AJ Rosales – Ultramarine

AJ Rosales – Ultramarine / 2007 Novelty / 13 Tracks / http://www.ajrosales.com /

AJ Rosales has a little bit of a Chris Cornell sound to eir voice during the opening of “Ultramarine”, the track “Alone Again”. The instrumentation may be bouncy and jangly, but there is nothing too terribly new provided by Rosales here. The California Dreams-like guitar line that shifts in and out of solos during “Alone Again” is nice but ultimately is dated. While there may not be anything special during this introductory track, Rosales does come forth confidently. This will help during the wind-swept, blues-ridden “Nominate”. The guitars again do not go into any arrangements that break themselves off from what has already been done before. That is the most major problem that Rosales confronts on eir “Ultramarine”. Any of a number of tracks could conceivably make it onto rock radio, country radio, or whatever Rosales feels that eir music would be best, but there is nothing here to distinguish Rosales from hundreds of other artists doing about the same style of music.

The first track where it feels as if Rosales is going somewhere that is at least a little less trodden than the rest of the fare on “Ultramarine” has to be the title track, which has more of an alternative sound to it. This means that there are considerable linkages made between Rosales and the Barenaked Ladies, Blessid Union of Souls, and similar acts. With a number of the tracks on “Ultramarine” having the unfortunate tendency to run together, the sheer magnitude of this disc makes it incredibly hard for individuals to finish off the disc. The use of strings during “Letter to You” is the best inclusion on “Ultramarine”, as it gives the Rosales composition a dimension that is missing in virtually all of the other tracks on the disc. A track like “Brand New Offering” may have a soulful set of vocals and might be hard to distinguish from a Don Henley track, but there is nothing new, nothing that screams “Rosales” here.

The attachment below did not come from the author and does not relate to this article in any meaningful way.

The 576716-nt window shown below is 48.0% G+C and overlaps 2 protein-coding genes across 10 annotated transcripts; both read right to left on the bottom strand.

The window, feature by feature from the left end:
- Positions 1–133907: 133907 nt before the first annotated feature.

That is the most major of problems with this album, and why individuals should hold out on purchasing a Rosales album until that time when ey finds eir “sound”. When this happens, I have no problems with believing that ey would be capable of an amazing album. Here’s to hoping Rosales can go back to the drawing board and create an album that I know that ey is capable of; keep an ear to the ground and be impressed when the stars align.

Top Tracks: Nominate, White Sunshine

Rating: 3.8/10

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Author: James McQuiston

Ph.D. in Political Science, Kent State University. I have been the editor at NeuFutur / neufutur.com since I was 15. Looking for new staff members all the time; email me if you are interested. Thanks!

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